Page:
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Clare Dudman is the author of four novels published by Penguin, Sceptre and Seren; and several short stories published by Tor, Serpent’s Tail, Oneworld and Chester University Press.  In 2016 her first book of non-fiction, ‘Real Chester,’ was published by Seren, and is a detailed exploration of all the streets within the city walls of Chester.  Her work has won three awards: a Writers’ Award from the Arts Council of England, the Sheriff of Cheshire’s Award for Literature and the Kathleen Fidler Award.  She has lived in Chester for more than thirty years with her family.

Cities around the world sometimes have another, subterranean, side. I’m not talking about the odd cellar or crypt – we’re all familiar with those in Chester. I’m talking about something longer and more tunnel-like. For Rome, there are the ancient sewer and catacombs; Paris has an amalgamation of shelters, catacombs and le metro; at Liverpool there’s the Williams tunnels. Chester’s are more intangible. They consist, in the main, of memories and rumours – with the odd bit of urban exploring on YouTube thrown in.

The first record of any tunnels I came across during my research in the Country Records Office was near the cathedral. Near to where the new choir school is now, used to be the site of the Abbey’s infirmary, where elderly and sick monks were cared for in their own cloisters. When it was demolished for new houses to be built in 1626 (13 and 14 Abbey Square) tunnels were found beneath. These were thought to be the remains of the Roman sewers, reused by the monks as cellars.

13/14 Abbey Square

The Romans left quite a few underground remains: there’s the hypocaust under ‘Spud-U-Like’, the legionary strong room alongside Hamilton Place, and various remnants hidden away in the cellars of houses and shops. These tended not to go very far – unlike the tunnels they made to bring in water from springs in Boughton. One of these springs was close to where the Dee Valley Water Company pumps in water from the river now – a good mile away from the centre of the fort. Several pieces of this impressive feat of Roman plumbing have been unearthed over the years – pipes and tiles proudly stamped as the work of Chester’s Twentieth Legion.

Water Tower at Boughton – close to possible location of Roman Springs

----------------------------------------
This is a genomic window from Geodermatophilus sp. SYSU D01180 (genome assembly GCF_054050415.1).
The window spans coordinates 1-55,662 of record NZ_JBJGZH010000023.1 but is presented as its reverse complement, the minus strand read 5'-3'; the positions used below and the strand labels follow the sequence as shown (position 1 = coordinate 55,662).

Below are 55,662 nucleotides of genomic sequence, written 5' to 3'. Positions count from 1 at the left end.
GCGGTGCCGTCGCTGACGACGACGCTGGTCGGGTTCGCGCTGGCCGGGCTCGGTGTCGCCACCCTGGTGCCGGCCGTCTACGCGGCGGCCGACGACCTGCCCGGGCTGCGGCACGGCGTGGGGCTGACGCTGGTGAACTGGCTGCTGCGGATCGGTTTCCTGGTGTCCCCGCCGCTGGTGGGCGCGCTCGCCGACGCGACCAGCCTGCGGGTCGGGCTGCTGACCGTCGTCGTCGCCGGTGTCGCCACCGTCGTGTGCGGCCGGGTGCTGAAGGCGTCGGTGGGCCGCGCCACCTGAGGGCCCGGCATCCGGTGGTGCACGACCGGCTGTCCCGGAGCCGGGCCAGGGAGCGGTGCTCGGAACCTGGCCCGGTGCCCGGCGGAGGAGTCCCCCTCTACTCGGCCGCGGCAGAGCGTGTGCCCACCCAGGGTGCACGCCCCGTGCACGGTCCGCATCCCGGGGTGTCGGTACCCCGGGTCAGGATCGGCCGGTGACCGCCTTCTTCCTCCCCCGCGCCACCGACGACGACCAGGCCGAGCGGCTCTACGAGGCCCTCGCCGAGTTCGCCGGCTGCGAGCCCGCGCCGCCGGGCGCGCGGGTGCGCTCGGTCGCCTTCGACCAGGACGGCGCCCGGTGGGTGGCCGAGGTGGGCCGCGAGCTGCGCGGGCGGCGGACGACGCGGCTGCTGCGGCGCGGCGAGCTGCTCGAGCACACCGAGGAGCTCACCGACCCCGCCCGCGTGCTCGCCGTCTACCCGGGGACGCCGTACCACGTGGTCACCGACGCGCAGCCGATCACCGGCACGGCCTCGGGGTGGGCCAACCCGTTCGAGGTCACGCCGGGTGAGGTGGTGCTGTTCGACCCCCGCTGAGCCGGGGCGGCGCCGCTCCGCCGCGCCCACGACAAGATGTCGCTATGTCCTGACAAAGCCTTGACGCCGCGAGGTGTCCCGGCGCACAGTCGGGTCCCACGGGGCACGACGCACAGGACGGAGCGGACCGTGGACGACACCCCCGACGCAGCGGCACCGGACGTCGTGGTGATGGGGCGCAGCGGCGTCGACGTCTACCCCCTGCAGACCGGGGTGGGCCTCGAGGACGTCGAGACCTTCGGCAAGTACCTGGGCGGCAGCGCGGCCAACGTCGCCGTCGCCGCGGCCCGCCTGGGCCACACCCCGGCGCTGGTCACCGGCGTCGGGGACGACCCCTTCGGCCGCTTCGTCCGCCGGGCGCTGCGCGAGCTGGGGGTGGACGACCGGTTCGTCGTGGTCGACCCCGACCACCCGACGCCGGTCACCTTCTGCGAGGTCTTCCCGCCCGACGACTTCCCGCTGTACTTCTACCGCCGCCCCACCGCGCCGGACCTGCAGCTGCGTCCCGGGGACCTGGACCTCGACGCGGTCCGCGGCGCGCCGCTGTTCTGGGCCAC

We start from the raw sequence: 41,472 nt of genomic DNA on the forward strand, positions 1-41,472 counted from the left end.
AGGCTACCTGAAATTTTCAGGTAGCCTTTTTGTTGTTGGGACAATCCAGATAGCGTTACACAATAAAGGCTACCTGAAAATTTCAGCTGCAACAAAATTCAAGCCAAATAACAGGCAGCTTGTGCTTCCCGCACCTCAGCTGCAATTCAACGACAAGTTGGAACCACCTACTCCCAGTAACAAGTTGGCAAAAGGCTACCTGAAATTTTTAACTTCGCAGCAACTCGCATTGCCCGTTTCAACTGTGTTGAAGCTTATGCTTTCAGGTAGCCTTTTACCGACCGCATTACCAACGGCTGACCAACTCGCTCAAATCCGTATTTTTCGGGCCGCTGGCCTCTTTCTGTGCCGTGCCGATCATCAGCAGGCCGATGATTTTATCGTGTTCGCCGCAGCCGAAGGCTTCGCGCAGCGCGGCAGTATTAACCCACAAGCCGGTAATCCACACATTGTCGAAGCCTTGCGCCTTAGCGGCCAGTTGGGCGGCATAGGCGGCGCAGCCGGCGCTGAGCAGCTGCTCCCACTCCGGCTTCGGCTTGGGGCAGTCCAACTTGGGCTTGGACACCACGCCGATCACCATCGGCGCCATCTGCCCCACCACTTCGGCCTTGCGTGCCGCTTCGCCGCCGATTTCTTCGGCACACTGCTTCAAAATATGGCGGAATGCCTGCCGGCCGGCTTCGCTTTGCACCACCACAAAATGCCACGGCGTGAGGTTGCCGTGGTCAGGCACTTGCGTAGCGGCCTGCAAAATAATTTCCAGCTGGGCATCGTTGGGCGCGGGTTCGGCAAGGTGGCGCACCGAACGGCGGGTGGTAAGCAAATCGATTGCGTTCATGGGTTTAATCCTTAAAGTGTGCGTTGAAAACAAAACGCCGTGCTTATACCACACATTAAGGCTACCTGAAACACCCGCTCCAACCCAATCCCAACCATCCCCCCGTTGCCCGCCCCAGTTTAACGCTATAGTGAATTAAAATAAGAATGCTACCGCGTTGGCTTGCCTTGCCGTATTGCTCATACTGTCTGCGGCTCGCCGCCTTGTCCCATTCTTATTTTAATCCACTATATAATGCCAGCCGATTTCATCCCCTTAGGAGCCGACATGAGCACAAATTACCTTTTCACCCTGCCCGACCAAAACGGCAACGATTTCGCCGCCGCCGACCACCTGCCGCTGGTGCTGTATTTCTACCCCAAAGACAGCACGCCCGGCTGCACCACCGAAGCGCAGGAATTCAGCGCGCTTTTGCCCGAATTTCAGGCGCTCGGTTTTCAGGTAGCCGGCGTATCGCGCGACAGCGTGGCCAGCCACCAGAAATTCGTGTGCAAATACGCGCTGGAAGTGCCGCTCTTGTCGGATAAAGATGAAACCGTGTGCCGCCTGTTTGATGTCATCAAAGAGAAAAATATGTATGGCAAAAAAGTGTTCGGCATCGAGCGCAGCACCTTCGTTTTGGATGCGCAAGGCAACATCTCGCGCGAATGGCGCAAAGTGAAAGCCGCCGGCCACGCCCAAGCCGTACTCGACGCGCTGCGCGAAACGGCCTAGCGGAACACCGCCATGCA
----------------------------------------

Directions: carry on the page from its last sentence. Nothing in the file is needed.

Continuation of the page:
After the Romans came the Anglo Saxons, the Vikings and then, eventually, the Normans. At this time, Chester was regarded as a frontier town, and William the Conqueror’s men had to be coerced into coming here. This was the Wild West of the eleventh century – Normans versus the Welsh instead of Cowboys versus Indians. It was the Normans that built Chester Castle, first in wood and then, by the thirteenth century, in stone. The designer of this stone castle, and several other castles along the north Wales coast, was Richard l’Enginour, Edward I’s Master Mason. Richard is reputed to have lived in a fortified hall (later called Pares Hall) on the corner of Duke Street and Lower Bridge Street (a site now occupied by the old Grosvenor Motors Garage). From this place half way up the hill Richard could nervously eye up the village now called Handbridge (but the Welsh called Treboeth or burning town because one of my ancestors’ favourite things to do of a Saturday night was to burn the place down) just across the river.

Trouble could come at any time – and often did – and so Richard is thought to have incorporated a tunnel leading from his house to the Castle which could be used by his household as an escape route if things were looking dicey. I’m hoping that when the garage is demolished, the remnants of these tunnels may be discovered underneath, but I expect I’ll be disappointed.

 

Grosvenor Garage Lower Brook Street. Site of Pares Hall.

Eventually, the Welsh, the Vikings and even the Norman Earls calmed down and itinerant men of God were allowed to set up communities on the west side of the city. These were the Friars – the black, the grey and the white according to the colour of their cassocks – and they immediately set about making a contribution to the underground network of the city in the form of pipes and tunnels